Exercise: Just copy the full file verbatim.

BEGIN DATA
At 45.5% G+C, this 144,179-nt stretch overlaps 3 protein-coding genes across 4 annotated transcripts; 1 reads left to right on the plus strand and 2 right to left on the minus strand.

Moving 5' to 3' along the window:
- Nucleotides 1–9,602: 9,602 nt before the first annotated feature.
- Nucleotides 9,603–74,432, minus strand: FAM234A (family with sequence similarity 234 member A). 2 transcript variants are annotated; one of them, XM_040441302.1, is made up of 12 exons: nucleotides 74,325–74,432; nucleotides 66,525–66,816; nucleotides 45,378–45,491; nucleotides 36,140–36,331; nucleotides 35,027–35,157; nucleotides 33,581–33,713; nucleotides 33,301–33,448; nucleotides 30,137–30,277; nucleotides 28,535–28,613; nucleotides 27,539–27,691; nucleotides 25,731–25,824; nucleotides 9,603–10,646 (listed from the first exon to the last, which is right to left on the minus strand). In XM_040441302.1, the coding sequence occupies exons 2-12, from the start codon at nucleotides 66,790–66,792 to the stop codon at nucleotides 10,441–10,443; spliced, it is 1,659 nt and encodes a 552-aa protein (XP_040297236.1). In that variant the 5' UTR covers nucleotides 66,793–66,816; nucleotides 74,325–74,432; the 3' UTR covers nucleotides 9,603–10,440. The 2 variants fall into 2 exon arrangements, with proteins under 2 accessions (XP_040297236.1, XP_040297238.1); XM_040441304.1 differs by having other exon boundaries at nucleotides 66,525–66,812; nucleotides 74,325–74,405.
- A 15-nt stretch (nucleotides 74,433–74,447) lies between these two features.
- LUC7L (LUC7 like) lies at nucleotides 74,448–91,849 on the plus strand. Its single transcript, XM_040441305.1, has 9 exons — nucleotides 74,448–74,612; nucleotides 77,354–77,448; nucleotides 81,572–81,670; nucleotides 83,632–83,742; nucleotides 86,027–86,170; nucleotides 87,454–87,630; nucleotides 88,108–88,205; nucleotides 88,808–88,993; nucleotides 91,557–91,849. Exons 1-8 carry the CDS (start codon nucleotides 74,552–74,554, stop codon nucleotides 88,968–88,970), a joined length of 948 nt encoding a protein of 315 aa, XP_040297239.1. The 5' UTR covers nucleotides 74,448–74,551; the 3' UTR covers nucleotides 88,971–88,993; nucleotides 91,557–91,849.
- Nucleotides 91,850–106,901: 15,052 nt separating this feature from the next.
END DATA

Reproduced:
At 45.5% G+C, this 144,179-nt stretch overlaps 3 protein-coding genes across 4 annotated transcripts; 1 reads left to right on the plus strand and 2 right to left on the minus strand.

Moving 5' to 3' along the window:
- Nucleotides 1–9,602: 9,602 nt before the first annotated feature.
- Nucleotides 9,603–74,432, minus strand: FAM234A (family with sequence similarity 234 member A). 2 transcript variants are annotated; one of them, XM_040441302.1, is made up of 12 exons: nucleotides 74,325–74,432; nucleotides 66,525–66,816; nucleotides 45,378–45,491; nucleotides 36,140–36,331; nucleotides 35,027–35,157; nucleotides 33,581–33,713; nucleotides 33,301–33,448; nucleotides 30,137–30,277; nucleotides 28,535–28,613; nucleotides 27,539–27,691; nucleotides 25,731–25,824; nucleotides 9,603–10,646 (listed from the first exon to the last, which is right to left on the minus strand). In XM_040441302.1, the coding sequence occupies exons 2-12, from the start codon at nucleotides 66,790–66,792 to the stop codon at nucleotides 10,441–10,443; spliced, it is 1,659 nt and encodes a 552-aa protein (XP_040297236.1). In that variant the 5' UTR covers nucleotides 66,793–66,816; nucleotides 74,325–74,432; the 3' UTR covers nucleotides 9,603–10,440. The 2 variants fall into 2 exon arrangements, with proteins under 2 accessions (XP_040297236.1, XP_040297238.1); XM_040441304.1 differs by having other exon boundaries at nucleotides 66,525–66,812; nucleotides 74,325–74,405.
- A 15-nt stretch (nucleotides 74,433–74,447) lies between these two features.
- LUC7L (LUC7 like) lies at nucleotides 74,448–91,849 on the plus strand. Its single transcript, XM_040441305.1, has 9 exons — nucleotides 74,448–74,612; nucleotides 77,354–77,448; nucleotides 81,572–81,670; nucleotides 83,632–83,742; nucleotides 86,027–86,170; nucleotides 87,454–87,630; nucleotides 88,108–88,205; nucleotides 88,808–88,993; nucleotides 91,557–91,849. Exons 1-8 carry the CDS (start codon nucleotides 74,552–74,554, stop codon nucleotides 88,968–88,970), a joined length of 948 nt encoding a protein of 315 aa, XP_040297239.1. The 5' UTR covers nucleotides 74,448–74,551; the 3' UTR covers nucleotides 88,971–88,993; nucleotides 91,557–91,849.
- Nucleotides 91,850–106,901: 15,052 nt separating this feature from the next.